The Australian share market is set to end the week up, with the local currency also continuing to rise against the greenback.
At 1:00pm AEDT, the ASX 200 was up 0.9 per cent to 6,774.
After a shaky week, that is 64 points higher than what the benchmark opened on Monday.
The local market’s positive mood follows another record-breaking day on Wall Street. The S&P 500 and the Dow hit all-time highs on Thursday (local time).
Some of the winners this afternoon include BlueScope Steel (+3.6pc), vitamin giant Blackmores (+3.4pc) and BHP (+2.5pc).
Afterpay is continuing its rocky ride.
It has been up and down all week, and was rocked by news that US fintech PayPal is going to challenge it in Australia with another buy-now-pay-later option.
After losing 3.7 per cent on Thursday, Afterpay is now up again with a gain of 3 per cent.
After gaining 8.7 per cent yesterday on news the federal government is subsidising cheap plane tickets, Flight Centre has lost some of its gain today, with a loss of 3.8 per cent on open.
Southern Cross plunges as its dumped by Nine
Nine Entertainment has announced it is dumping broadcaster Southern Cross Austereo in favour of its old affiliate WIN.
Nine, which also now owns the former Fairfax newspaper stable, used to be in a broadcasting affiliation with the regional television network, WIN, but dumped it in 2016 after disagreements about live streaming.
After five years with SCA, Nine told the ASX it would go back to WIN from July, and that this would boost Nine’s presence in regional television markets across Australia.
“This is the right time for us to return to WIN,” Nine’s chief executive Hugh Marks said.
In a note to staff, he also said some roles would be affected. Nine already shed some regional broadcaster jobs during COVID.
Nine’s stock is marginally up (+0.5pc) while Southern Cross is down 9.5 per cent on the news. WIN is not listed.
Meanwhile, Australian bottler Coca-Cola Amatil has told the ASX it got court approval to set a date for shareholders to vote on it being sold to its European counterpart.
The date for the sell-off vote is April 16.
CCA’s shareprice is up 0.2 per cent.
Dollar close to 80 US cents
As US investors feel less concerned about rising inflation, its dollar continued to drop for the third day in a row.
Figures show lower-than-expected inflation in the US helped stabilise Treasury yields and lift world equities markets to their highest in more than a week.
Early on Friday morning, the Australian dollar was up 0.7 per cent against the greenback, pushing it within reach of 78 US cents.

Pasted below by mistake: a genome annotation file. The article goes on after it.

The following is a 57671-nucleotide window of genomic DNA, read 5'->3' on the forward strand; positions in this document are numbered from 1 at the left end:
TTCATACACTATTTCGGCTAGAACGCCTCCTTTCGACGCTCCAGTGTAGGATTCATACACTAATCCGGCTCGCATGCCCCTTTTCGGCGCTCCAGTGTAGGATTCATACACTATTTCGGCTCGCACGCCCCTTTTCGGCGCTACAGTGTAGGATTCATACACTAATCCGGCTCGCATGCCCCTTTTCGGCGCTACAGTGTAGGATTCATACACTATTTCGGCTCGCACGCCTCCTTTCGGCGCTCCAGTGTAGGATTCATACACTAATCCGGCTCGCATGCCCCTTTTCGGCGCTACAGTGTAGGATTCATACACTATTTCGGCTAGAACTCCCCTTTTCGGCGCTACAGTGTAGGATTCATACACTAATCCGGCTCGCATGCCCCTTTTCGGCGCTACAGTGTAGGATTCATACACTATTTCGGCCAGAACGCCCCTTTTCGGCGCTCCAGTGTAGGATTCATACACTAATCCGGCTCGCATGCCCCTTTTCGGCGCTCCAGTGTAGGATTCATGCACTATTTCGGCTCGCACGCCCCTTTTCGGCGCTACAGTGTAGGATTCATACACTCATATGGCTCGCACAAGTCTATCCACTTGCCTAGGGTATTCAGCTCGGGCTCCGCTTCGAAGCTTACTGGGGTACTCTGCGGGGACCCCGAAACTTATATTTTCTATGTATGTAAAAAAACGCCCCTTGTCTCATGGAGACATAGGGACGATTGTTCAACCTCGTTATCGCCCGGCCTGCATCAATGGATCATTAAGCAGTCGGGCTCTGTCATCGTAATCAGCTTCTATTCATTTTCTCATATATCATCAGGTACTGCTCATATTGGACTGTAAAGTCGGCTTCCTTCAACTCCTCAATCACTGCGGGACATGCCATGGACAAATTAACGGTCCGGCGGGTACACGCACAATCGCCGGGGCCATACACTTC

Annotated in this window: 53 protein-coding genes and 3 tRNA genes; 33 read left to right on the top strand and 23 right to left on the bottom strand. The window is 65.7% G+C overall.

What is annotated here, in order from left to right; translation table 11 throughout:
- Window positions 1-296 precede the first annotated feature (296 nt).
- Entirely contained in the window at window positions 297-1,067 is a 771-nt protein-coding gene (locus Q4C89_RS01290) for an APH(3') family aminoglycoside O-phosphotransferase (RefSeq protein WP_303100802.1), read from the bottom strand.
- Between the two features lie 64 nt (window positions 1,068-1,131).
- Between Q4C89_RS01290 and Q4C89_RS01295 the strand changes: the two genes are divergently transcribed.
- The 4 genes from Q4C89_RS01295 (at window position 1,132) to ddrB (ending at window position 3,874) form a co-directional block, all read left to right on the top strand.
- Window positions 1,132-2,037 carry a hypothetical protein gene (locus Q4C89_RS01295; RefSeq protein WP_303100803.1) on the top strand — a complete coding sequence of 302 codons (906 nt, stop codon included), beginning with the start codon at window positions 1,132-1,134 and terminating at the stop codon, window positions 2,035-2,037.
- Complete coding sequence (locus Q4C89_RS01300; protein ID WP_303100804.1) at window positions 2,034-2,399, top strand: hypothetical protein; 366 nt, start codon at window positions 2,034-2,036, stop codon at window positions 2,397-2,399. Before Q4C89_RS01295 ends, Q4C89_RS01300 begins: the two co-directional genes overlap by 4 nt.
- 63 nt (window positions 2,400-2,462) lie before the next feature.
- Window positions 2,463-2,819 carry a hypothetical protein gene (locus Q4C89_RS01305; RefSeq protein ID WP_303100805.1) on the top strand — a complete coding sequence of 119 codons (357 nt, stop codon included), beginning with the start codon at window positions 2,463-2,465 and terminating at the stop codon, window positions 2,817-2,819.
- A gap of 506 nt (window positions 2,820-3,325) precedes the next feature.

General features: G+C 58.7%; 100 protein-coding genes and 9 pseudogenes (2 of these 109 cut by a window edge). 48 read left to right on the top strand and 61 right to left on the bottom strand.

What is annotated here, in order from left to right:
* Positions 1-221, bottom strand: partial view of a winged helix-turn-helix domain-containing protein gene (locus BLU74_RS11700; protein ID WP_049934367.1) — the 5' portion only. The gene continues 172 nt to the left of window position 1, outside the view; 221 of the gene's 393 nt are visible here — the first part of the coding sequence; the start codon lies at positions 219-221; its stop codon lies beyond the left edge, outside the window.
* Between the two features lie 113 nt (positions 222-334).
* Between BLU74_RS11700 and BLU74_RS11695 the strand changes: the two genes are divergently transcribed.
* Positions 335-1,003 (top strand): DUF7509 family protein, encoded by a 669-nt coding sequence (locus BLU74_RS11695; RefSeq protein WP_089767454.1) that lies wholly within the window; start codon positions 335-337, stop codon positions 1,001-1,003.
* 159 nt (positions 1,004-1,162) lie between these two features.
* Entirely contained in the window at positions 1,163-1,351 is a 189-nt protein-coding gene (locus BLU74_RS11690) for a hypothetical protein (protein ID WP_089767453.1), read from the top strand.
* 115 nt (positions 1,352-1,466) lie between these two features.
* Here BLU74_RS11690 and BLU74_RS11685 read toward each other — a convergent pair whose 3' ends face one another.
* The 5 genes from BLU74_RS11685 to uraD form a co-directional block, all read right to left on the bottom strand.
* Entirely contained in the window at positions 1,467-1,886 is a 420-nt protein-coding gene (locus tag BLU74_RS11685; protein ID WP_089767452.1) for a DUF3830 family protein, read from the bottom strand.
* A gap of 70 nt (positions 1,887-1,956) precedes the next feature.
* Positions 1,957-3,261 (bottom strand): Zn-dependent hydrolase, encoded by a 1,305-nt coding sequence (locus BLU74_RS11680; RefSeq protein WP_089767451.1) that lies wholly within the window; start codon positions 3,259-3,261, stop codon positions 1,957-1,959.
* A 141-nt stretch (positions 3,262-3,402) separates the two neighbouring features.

ANZ analysts said the local currency was trading higher against the US dollar because the greenback was simply weaker.
“Higher iron ore prices after a period of weakness likely added to AUD support,” they said.
“Iron ore prices fell recently after the steel?producing hub of Tangshan in China announced they ‘will initiate Level II emergency response to heavy pollution weather’.
“In our view, commodity prices [including iron ore] will remain elevated this year and can support a move in AUD above 0.80.
“However, carbon border adjustment fees are a growing downside risk to AUD over the medium term.”
Apart from the inflation data, there were several other positive notes for investors this week in the US, including lower than expected claims for unemployment welfare and the signing of US President Joe Biden’s stimulus bill.
The Dow Jones and S&P 500 both hit new highs several times this week.
Some analysts cannot pin these latest records on anything in particular.
“There is no blindingly obvious catalyst for this latest run-up,” NAB analysts said.
“Approval of the Biden administration’s $US1.9 trillion COVID relief plan (about to be signed into laws) was surely a long way to being discounted after the Senate approved a version of it last weekend.
Big names like Apple, Tesla and Facebook all made gains of up to 4 per cent, after the tech-heavy Nasdaq recouped losses too.
Dating app boosted by pandemic
On the US markets, the dating app Bumble jumped 20 per cent.
The app said it was forecasting a rise in user demand as people who had missed social interaction during the pandemic sought out romance and even friendship via its digital dating platform.
The company said it would build its friendship product Bumble BFF beyond its minimum viable offering, as it expected friendships and platonic relationships at large to be a massive opportunity going forward.
Bumble has more than 12 per cent of the dating market in the US and a chunk of the Australian market too.
It differentiates itself from competitors such as Tinder and Hinge by requiring women to make the first move.